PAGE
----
A disadvantage for Krishnamurthy is that he is known only in political circles, and that too mainly among the Hindutva clan. Also, he was been away in Delhi during the past four years. On the other hand, Baalu, though a streetfighter sort, has never been involved in any controversy and even BJP sympathisers have no complaints against him. Nor do the BJP backers have any grouse against the DMK government, but it certainly does have against the AIADMK, the the BJP's ally. Moreover, Baalu has always been around to help his constituency's citizens, whether in or out of office.
Both sides have their quota of problems. The floods last November and the slow response of the DMK government have left a bad taste in the mouth of some slum dwellers. There is also the case of the slum dwellers being roughly brushed aside when they surrounded the car of Madras Mayor M K Stalin (and son of Tamil Nadu Chief Minister M Karunanidhi) at Kotturpuram locality in the constituency. The slum dwellers feel slighted that the chief minister ignored their presence when he drove in a few minutes later.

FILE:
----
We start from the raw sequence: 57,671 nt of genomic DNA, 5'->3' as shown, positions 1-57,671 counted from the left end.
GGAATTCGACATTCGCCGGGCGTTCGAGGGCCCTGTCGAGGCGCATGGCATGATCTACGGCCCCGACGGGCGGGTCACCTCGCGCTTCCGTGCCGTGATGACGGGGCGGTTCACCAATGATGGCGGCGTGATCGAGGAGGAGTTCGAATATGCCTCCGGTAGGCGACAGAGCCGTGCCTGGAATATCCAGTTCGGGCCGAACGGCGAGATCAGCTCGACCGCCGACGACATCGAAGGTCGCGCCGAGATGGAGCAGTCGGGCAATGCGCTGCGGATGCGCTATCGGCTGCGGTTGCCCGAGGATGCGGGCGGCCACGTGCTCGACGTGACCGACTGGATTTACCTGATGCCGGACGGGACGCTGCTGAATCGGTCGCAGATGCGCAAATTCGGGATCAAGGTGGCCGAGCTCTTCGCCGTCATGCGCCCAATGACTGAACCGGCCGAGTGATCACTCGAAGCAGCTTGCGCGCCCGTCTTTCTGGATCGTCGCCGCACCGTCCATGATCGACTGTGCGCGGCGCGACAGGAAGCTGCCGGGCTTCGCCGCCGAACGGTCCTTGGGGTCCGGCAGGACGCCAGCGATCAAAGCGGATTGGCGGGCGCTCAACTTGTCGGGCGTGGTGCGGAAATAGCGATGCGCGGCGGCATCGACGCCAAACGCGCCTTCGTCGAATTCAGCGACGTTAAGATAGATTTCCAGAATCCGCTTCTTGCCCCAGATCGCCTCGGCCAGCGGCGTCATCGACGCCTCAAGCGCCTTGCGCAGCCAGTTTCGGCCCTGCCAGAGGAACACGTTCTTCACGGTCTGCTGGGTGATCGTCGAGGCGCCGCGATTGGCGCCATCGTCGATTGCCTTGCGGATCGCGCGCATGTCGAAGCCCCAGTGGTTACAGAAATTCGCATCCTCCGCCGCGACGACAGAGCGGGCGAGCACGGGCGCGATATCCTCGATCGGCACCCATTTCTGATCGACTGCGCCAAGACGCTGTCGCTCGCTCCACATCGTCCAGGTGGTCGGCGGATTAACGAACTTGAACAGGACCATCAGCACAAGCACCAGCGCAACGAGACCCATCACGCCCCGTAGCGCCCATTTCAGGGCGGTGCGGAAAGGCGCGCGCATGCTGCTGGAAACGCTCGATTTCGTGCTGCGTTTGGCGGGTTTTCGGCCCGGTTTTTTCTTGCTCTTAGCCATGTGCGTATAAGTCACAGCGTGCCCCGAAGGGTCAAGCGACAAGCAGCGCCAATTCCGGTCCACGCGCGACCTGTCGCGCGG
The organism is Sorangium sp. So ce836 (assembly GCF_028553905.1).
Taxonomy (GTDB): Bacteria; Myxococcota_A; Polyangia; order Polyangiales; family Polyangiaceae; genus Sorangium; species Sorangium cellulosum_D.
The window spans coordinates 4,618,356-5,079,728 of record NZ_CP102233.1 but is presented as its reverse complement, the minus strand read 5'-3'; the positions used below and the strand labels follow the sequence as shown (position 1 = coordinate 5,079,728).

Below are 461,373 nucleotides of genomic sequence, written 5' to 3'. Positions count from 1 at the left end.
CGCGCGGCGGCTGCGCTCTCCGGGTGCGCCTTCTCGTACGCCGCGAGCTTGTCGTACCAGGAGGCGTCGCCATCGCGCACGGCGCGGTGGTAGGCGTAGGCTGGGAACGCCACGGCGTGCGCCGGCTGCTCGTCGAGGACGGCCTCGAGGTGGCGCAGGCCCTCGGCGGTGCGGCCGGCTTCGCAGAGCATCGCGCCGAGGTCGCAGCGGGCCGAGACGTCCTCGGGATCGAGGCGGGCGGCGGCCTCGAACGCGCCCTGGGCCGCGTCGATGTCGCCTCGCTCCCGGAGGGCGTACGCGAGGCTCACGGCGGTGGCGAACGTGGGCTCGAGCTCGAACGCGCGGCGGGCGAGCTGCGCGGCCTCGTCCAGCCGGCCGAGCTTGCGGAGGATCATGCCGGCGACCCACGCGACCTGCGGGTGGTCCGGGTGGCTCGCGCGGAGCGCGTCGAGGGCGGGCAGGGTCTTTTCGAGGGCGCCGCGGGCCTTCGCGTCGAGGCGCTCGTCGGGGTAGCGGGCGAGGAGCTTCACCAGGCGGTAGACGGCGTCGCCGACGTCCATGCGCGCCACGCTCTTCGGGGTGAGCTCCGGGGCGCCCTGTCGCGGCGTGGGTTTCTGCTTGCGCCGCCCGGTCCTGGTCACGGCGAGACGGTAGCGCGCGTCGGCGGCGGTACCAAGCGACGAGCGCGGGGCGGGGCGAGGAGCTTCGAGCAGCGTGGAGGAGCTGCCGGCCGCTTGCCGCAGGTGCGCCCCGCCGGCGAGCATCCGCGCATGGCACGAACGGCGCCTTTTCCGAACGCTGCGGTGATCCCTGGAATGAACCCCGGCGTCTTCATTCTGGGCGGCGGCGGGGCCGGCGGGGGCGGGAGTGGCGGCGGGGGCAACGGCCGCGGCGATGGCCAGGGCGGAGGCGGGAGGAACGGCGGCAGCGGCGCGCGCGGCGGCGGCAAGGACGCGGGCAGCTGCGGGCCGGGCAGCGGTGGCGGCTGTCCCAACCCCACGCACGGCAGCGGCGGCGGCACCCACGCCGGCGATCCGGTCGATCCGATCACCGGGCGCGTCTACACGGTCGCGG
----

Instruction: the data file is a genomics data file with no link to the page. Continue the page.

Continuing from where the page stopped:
The BJP is afflicted with the new problem of internal dissent, though few are willing to talk about it openly. Dr Maithreyan was hoping to contest this time also, and was one of the few persons who had kept communications with AIADMK chief J Jayalalitha open, even when she was out of power. Now, with the new agreement drawn up by the AIADMK, Maithreyan finds himself sidelined and is no longer the BJP's negotiator.
Few give Krishnamurthy much of a chance. Says Selvarathinam, an autorickshaw driver in the posh Adayar locality in the constituency area, "'I find the BJP making deep inroads into the DMK votebank, particularly among the middle-class. I wish Krishnamurthy well, but know from my own experience, I think he is no match for Baalu's organisational skills and the DMK's machinery."
While Selvarathinam is a former DMK worker, who is not involved this time because of some problems with the local party bosses, he also reflects the general sentiment.